12: Mom’s Spa Day

12: Mom’s Spa Day

From Chicken Soup for the Soul: Family Caregivers

Mom’s Spa Day

Forgive all who have offended you, not for them, but for yourself.

~Harriet Nelson

Saturdays were our day together. After her lunch, Mom and I would rendezvous at her apartment in an independent-living community. While awaiting her call, I frequently stopped at our local county library for an hour or so.

One Saturday after Thanksgiving, as I walked through the library lobby, I noticed a sign inviting folks to a free meditation class that day at 11:00 AM. Although it was already 11:10, I ventured up to the room to have a look. This became a weekly endeavor—meditation class every Saturday on the way to visit Mom.

Mom was in her mid-nineties and fairly independent in spite of her macular degeneration. She’d have me thread needles for her most weeks, and I wondered how she managed to sew—mostly minor repairs—with such poor vision.

Even watching TV was a challenge. Mom had me mark her remote control so she could see and feel the correct buttons. I started watching some of her favorite shows, like American Idol and Dancing with the Stars. Discussing her favorite programs gave our conversations a positive focus.

Mom had an impeccable memory, but she had a disagreeable tendency to remember countless flaws of family and friends. “Do you know what she did to me? Well, I can’t tell you how many times she...” and Mom was off and running.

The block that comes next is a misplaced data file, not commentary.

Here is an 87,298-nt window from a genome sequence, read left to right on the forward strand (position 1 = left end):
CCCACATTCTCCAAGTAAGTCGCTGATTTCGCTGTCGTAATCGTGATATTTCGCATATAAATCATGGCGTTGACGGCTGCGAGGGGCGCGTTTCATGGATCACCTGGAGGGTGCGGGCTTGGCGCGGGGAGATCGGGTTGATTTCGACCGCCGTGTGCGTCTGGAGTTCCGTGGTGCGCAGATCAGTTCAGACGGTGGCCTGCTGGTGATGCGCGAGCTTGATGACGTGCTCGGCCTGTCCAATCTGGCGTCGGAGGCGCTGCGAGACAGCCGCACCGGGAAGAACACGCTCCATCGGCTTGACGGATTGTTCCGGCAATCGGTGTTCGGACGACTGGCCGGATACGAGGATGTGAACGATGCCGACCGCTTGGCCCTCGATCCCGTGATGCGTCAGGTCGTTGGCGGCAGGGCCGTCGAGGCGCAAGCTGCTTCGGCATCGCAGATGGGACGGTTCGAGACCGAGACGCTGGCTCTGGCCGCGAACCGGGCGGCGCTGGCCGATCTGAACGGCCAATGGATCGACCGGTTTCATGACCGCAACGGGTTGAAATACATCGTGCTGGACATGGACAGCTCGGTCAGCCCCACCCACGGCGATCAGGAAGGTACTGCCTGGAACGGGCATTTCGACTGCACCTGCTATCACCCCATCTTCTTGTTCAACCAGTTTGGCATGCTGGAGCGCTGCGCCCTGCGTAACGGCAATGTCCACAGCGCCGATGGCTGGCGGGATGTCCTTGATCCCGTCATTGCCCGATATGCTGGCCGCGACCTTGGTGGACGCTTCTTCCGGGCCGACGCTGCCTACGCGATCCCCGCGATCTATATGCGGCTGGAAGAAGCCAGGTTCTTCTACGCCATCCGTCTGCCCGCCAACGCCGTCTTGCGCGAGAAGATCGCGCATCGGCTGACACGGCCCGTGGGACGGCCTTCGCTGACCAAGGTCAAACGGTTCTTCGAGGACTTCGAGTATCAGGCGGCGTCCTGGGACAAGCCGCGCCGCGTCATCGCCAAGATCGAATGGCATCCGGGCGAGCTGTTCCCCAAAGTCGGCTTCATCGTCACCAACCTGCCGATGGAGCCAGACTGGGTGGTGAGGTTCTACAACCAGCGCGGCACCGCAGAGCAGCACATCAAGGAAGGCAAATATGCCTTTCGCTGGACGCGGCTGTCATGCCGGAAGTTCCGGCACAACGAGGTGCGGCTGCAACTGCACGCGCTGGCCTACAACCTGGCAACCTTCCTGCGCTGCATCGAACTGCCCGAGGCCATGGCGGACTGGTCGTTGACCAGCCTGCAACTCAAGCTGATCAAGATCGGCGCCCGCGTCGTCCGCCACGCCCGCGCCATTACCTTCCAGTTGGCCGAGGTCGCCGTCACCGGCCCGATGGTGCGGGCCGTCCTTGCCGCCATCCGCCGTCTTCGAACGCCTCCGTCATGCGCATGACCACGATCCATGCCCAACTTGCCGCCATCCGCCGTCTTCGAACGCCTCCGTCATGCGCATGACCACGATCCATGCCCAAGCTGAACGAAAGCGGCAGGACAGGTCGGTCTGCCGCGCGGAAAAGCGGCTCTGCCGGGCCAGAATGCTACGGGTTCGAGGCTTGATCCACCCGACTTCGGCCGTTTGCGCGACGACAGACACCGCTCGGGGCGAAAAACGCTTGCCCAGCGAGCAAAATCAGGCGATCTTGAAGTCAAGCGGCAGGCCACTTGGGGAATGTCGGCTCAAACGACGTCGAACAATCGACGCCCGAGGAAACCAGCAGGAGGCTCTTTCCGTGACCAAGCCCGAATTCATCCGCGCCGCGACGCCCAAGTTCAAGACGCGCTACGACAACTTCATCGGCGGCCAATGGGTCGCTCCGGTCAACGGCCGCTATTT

When I’d respond with a question like, “When did that happen, Mom?” she would go back some 50 or 60 years until I managed to find her soft spot during one of our afternoon visits.

Mom loved having her feet gently massaged, but my strong hands were sometimes too rough for her tender, arthritic feet. Since she was no longer able to cut her own toenails, I became her pedicurist as well as her manicurist. For years, I had always cut her hair, so Saturday turned into Mom’s Spa Day.

Since the leader of our meditation class suggested we soak our feet in salt water once a week while meditating, I added that procedure to Mom’s schedule. Gradually, I began to guide Mom in meditation and prayer while her feet soaked. She loved the foot soaking so much that she had the basin and salt ready every Saturday when I arrived, just waiting for me to add the warm water.

The focus of one of our library meditation sessions was forgiveness. Since Mom had a challenge forgetting and forgiving events from yesteryear, I began incorporating a customized adaptation of this forgiveness exercise into her spa schedule as well. I would say slowly, “I forgive everyone who has ever done anything to me at any time. I am sorry for everything that I have ever done to anyone at any time, and I am forgiven.”

Mom would repeat each phrase after me.

Mom’s Saturday spa sessions continued every week for more than two years until, at the age of 95, she grew very weak. She fell at least a dozen times, but never broke a bone. Finally, six months later at 96, it was time for her to go home to the Lord. As I look back, the time we spent together on Spa Day helped both of us prepare for Mom’s final journey.

~Tom Lagana

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